Unique geotechnical characteristics and important features of permafrost soils and rocks, which focus on mountain permafrost, are highlighted related to the design and the construction of mountain infrastructure. The main objective of this chapter is to help with the design process, prolong the service life of structures and to lower the risks and damage potential when dealing with infrastructure located in, or in the proximity of, mountain permafrost environments.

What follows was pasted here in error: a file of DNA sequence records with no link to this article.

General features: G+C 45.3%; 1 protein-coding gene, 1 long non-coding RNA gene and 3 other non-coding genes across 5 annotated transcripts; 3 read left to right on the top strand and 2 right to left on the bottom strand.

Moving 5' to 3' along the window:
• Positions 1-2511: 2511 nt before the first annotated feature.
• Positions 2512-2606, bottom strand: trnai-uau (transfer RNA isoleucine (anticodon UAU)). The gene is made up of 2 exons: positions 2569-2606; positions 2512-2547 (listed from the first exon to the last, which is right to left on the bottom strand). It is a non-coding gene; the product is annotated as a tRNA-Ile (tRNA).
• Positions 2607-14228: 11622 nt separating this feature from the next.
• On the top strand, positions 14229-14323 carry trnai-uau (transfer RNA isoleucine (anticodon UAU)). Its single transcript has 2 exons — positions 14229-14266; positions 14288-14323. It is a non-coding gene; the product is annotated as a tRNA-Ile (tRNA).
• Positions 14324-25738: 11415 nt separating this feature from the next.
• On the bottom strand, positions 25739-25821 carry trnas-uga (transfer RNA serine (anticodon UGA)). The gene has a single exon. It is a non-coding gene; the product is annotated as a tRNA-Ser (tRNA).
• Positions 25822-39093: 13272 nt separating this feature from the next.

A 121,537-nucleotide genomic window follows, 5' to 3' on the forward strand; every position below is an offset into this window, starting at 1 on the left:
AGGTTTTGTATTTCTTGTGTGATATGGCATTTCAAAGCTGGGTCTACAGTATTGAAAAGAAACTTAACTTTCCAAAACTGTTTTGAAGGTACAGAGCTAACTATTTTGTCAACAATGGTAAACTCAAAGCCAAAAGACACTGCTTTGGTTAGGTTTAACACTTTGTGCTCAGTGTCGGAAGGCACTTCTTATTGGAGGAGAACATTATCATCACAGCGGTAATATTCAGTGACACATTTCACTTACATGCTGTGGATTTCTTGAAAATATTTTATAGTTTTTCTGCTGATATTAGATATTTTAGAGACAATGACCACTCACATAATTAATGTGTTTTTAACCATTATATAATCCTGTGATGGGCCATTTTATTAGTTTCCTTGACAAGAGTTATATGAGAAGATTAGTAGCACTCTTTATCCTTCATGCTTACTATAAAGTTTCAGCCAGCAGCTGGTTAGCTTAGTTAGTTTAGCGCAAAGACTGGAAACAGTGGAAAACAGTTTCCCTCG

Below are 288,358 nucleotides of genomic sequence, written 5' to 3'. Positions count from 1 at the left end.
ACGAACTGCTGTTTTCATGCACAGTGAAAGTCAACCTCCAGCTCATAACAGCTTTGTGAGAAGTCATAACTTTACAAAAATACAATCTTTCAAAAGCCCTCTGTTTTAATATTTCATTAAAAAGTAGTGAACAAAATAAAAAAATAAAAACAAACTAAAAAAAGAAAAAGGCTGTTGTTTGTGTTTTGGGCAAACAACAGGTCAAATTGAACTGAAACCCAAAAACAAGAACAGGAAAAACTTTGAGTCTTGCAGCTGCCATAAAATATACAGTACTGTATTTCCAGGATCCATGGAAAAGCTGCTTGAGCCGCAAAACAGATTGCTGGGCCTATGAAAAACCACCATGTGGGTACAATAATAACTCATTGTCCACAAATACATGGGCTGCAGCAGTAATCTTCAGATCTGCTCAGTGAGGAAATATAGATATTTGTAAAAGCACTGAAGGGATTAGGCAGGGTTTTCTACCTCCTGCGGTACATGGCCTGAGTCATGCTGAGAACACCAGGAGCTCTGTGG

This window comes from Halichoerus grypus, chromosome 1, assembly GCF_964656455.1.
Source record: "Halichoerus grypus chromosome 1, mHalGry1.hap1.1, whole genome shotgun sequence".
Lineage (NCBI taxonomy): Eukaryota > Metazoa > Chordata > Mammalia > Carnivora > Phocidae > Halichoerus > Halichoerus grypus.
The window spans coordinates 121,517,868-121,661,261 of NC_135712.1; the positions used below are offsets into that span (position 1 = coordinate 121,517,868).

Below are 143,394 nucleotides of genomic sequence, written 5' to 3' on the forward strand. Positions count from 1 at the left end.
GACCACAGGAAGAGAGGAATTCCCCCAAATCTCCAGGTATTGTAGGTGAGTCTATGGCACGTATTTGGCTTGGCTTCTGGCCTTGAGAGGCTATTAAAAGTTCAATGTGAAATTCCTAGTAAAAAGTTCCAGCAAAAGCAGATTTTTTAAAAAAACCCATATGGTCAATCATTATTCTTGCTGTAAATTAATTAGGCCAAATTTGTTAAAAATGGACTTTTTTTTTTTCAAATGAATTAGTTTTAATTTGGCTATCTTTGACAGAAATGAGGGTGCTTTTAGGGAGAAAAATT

Chapter 2 - This chapter briefly reviews current state-of-the-art in modeling permafrost in numerical weather prediction models (NWPMs), chemistry transport models (CTMs) and in general circulation models (GCMs) and earth system models (ESMs) for projecting the global climate. Pros and cons of various methods are assessed. Deficits of GCM/ESMs permafrost modeling practice are discussed based on gridded observed soil-temperature data; deficits of the treatment of permafrost in NWPMs and CTMs are elucidated by examples of site-by-site evaluations. In addition, the uncertainty in simulated soil moisture and heat fluxes due to uncertainty in soil physical and plant-physiological parameters is illustrated. The consequences of incorrect simulation of or even neglecting of permafrost processes for simulated weather and climate are discussed. Extreme changes in permafrost distribution and active layer depths, as they are associated with wildfires/fires and their impact on the simulated atmospheric conditions, are addressed as well. Finally the great challenges for improving permafrost simulations (grid resolution, lack of horizontally and vertically high resolved soil data, uncertainty in soil parameters, organic soils) in GCMs, ESMs, CTMs and NWPMs and how to address these challenges is outlined.